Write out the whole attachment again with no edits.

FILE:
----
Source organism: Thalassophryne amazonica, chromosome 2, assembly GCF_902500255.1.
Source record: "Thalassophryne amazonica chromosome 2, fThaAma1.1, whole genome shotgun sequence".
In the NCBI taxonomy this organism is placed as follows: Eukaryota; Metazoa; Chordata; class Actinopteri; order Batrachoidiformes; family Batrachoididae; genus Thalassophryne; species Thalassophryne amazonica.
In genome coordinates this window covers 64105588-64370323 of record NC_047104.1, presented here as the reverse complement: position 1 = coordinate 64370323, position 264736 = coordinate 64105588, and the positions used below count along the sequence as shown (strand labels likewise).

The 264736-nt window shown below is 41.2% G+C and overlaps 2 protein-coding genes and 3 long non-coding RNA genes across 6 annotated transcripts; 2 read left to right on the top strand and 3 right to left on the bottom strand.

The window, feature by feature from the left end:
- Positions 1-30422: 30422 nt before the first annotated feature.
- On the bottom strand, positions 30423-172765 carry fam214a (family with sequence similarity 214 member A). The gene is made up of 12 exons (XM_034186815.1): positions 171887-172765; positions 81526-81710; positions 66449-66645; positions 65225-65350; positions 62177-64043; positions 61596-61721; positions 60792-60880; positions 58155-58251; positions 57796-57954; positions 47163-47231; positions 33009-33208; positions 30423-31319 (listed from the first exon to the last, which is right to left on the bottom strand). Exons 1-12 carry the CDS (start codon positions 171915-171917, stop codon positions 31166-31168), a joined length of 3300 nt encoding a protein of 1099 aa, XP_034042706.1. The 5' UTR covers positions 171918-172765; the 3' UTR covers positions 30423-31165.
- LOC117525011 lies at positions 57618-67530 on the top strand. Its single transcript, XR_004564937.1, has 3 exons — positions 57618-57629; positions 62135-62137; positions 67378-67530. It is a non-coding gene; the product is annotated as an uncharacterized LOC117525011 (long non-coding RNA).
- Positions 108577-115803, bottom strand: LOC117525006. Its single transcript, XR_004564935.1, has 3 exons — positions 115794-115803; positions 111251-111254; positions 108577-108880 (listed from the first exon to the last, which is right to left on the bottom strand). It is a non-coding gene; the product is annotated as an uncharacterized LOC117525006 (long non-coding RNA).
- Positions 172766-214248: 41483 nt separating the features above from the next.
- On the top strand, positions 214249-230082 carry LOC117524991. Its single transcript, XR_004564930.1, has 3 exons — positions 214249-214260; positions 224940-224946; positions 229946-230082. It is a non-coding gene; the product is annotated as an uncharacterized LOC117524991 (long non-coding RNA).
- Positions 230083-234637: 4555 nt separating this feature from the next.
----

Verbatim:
Source organism: Thalassophryne amazonica, chromosome 2, assembly GCF_902500255.1.
Source record: "Thalassophryne amazonica chromosome 2, fThaAma1.1, whole genome shotgun sequence".
In the NCBI taxonomy this organism is placed as follows: Eukaryota; Metazoa; Chordata; class Actinopteri; order Batrachoidiformes; family Batrachoididae; genus Thalassophryne; species Thalassophryne amazonica.
In genome coordinates this window covers 64105588-64370323 of record NC_047104.1, presented here as the reverse complement: position 1 = coordinate 64370323, position 264736 = coordinate 64105588, and the positions used below count along the sequence as shown (strand labels likewise).

The 264736-nt window shown below is 41.2% G+C and overlaps 2 protein-coding genes and 3 long non-coding RNA genes across 6 annotated transcripts; 2 read left to right on the top strand and 3 right to left on the bottom strand.

The window, feature by feature from the left end:
- Positions 1-30422: 30422 nt before the first annotated feature.
- On the bottom strand, positions 30423-172765 carry fam214a (family with sequence similarity 214 member A). The gene is made up of 12 exons (XM_034186815.1): positions 171887-172765; positions 81526-81710; positions 66449-66645; positions 65225-65350; positions 62177-64043; positions 61596-61721; positions 60792-60880; positions 58155-58251; positions 57796-57954; positions 47163-47231; positions 33009-33208; positions 30423-31319 (listed from the first exon to the last, which is right to left on the bottom strand). Exons 1-12 carry the CDS (start codon positions 171915-171917, stop codon positions 31166-31168), a joined length of 3300 nt encoding a protein of 1099 aa, XP_034042706.1. The 5' UTR covers positions 171918-172765; the 3' UTR covers positions 30423-31165.
- LOC117525011 lies at positions 57618-67530 on the top strand. Its single transcript, XR_004564937.1, has 3 exons — positions 57618-57629; positions 62135-62137; positions 67378-67530. It is a non-coding gene; the product is annotated as an uncharacterized LOC117525011 (long non-coding RNA).
- Positions 108577-115803, bottom strand: LOC117525006. Its single transcript, XR_004564935.1, has 3 exons — positions 115794-115803; positions 111251-111254; positions 108577-108880 (listed from the first exon to the last, which is right to left on the bottom strand). It is a non-coding gene; the product is annotated as an uncharacterized LOC117525006 (long non-coding RNA).
- Positions 172766-214248: 41483 nt separating the features above from the next.
- On the top strand, positions 214249-230082 carry LOC117524991. Its single transcript, XR_004564930.1, has 3 exons — positions 214249-214260; positions 224940-224946; positions 229946-230082. It is a non-coding gene; the product is annotated as an uncharacterized LOC117524991 (long non-coding RNA).
- Positions 230083-234637: 4555 nt separating this feature from the next.